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Gail Collins on Twilight

I found this column from Gail Collins today, commenting on the Twilight series.  I have not read these books, but I have heard from numerous women about them, and I find it really puzzling how women who decry pornography for conditioning men to have unrealistic views of the opposite sex seem to have no problem with the Twilight series’ portrayal of males.  Read more »

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The Word of Wisdom and Vegetarianism Made Easy

I have long believed that the Word of Wisdom asks us to have a mostly-vegetarian diet.  For years, I found this extremely difficult to adhere to, for two reasons: 1) meat tastes very good, and 2) so much of our convenience food has a strong meat component.  I always said that if I were in a situation where vegetarian eating could meet those two criteria, I would try it, and eventually the right circumstances emerged when I went to work in Iraq. Read more »

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A tale of Two Wards

Not too long ago, I lived near my parents, but in a very different world.  While our wards technically bordered each other, they were worlds apart. Read more »

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An Introduction to the Critical Study and Knowledge of the …

A few days ago, in the morning, as is our customary practice before we each head off to work, we were doing some scripture study. More specifically, I was reading Psalm 72 aloud while my wife was getting herself ready. I hit the last verse of that Psalm and closed the book and then she asked me “why does that last verse say that if there are 150 Psalms in the book?” Read more »

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Lies, Lies, Lies?

Some people say they have no regrets or never argue with their spouses, I think they are liars. I have regrets and, yes, my spouse and I have argued over the last 13 years. It seems to me that to say one has no regrets or that you never argued with your spouse shows that either you are not very reflective/introspective about your life or that either you or your spouse is so passive they never push back on anything, which means one person likely dominates the relationship. Neither option is particularly healthy in my mind. I think that having regrets is helpful as it can facilitate behavioral change in us, while minor/moderate disagreements with our spouse are also helpful in that these too can facilitate change and enable us to grow together as a couple. Of course, I could also be trying to justify my own imperfections in a positive light…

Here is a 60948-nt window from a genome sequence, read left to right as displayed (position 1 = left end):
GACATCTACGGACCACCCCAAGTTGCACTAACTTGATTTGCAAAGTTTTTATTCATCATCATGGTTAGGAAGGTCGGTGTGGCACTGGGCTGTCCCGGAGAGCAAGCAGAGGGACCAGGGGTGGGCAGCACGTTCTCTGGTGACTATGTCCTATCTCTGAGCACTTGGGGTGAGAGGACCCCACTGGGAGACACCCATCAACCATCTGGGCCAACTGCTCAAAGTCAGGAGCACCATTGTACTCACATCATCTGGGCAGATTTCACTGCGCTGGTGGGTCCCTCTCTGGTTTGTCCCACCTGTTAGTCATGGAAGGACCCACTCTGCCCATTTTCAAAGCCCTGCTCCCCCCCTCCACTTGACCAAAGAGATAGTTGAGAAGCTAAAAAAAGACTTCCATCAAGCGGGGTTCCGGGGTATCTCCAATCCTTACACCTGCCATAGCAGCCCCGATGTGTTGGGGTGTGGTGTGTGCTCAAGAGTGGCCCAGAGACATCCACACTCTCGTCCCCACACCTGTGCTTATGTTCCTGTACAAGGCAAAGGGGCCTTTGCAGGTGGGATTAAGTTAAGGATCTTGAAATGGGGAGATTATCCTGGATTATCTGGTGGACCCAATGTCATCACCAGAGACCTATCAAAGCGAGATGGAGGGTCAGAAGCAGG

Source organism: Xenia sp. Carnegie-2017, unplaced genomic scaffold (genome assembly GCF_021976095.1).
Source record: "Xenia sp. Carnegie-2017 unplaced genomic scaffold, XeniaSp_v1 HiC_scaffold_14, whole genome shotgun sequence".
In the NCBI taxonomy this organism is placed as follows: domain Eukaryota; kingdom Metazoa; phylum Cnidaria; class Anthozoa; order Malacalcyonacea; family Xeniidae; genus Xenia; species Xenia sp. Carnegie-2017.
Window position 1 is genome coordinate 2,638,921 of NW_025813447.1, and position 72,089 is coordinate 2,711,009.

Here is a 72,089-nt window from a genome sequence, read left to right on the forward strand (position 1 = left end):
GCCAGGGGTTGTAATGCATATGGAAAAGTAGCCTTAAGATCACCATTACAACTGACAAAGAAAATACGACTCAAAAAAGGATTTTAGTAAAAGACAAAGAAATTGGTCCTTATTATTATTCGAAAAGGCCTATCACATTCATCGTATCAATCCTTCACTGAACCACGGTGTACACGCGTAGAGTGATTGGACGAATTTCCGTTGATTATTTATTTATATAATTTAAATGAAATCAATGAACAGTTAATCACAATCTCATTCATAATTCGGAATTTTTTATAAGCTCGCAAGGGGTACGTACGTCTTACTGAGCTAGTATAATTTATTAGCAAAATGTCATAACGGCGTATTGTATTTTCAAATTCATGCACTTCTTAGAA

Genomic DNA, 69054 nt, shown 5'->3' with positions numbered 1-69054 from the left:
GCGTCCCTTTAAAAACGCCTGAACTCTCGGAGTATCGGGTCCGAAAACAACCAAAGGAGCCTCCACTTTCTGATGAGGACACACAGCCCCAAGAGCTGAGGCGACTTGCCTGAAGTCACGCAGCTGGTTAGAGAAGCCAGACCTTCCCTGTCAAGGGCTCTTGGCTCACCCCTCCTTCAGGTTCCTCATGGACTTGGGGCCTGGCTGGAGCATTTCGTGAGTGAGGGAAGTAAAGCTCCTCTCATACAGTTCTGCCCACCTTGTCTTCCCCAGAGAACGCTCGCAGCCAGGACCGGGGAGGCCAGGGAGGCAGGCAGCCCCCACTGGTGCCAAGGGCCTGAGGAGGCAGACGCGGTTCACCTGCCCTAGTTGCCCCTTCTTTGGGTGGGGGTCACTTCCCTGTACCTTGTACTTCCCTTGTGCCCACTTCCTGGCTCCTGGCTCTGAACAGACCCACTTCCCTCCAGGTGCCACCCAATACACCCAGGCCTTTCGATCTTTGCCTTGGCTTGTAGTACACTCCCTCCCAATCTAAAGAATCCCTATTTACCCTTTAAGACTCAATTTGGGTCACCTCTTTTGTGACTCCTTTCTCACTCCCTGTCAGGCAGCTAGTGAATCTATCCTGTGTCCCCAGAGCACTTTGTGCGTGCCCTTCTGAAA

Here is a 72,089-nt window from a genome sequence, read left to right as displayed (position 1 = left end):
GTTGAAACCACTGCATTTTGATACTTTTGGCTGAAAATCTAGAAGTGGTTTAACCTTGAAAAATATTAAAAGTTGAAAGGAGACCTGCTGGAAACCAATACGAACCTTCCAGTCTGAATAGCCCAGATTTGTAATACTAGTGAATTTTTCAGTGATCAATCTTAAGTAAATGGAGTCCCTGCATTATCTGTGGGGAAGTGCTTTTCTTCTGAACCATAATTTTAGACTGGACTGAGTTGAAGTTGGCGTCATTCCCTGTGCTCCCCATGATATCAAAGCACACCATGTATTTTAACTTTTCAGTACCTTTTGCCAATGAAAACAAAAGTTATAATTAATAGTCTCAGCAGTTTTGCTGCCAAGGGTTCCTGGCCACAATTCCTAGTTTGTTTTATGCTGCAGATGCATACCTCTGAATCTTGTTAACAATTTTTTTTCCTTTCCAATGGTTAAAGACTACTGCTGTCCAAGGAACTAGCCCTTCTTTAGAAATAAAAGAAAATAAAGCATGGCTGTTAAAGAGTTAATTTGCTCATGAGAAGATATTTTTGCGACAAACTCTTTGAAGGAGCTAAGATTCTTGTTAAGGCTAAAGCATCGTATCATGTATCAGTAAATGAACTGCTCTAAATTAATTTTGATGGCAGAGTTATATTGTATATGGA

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From the Archives: What Next

What follows is the story of how I became active in Mormonism. Roasted Tomatoes and Serenity Valley invited me to write it as a guest post on their old blog, Latter-day Saint Liberation Front. It was part of their “What Next” series, in which Mormons wrote about their experiences following crises of faith. It appeared on Friday, January 13th, 2006, and it was the first article I wrote for the bloggernacle under my own identity. I have (without their permission) reprinted it here in full:

I became an atheist during my sophomore year at BYU. It was late winter or early spring of 1991, some time during the beginning of my 23rd year. That was the year that I found logical positivism, a school of philosophy that has fallen into disfavor in some quasi-official sense. Nevertheless, many of its tenets are now among the key operational assumptions of philosophers and scientists of nearly every stripe.
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Stern(um) Moment in Fast & Testimony Meeting

If you needed any (further) proof that I am an odd duck, you have it in the fact that I always enjoy Fast & Testimony meeting. Not only do I like the classic, approved form of testimony, but I also enjoy the other, deprecated forms that irritate so many people, including Dallin H. Oaks. I enjoy the thank-imony, the travel-imony, the spouse-imony, the health-imony, and even the roommate-imony.

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My Fellow Americans…

…I hate our national anthem. Read more »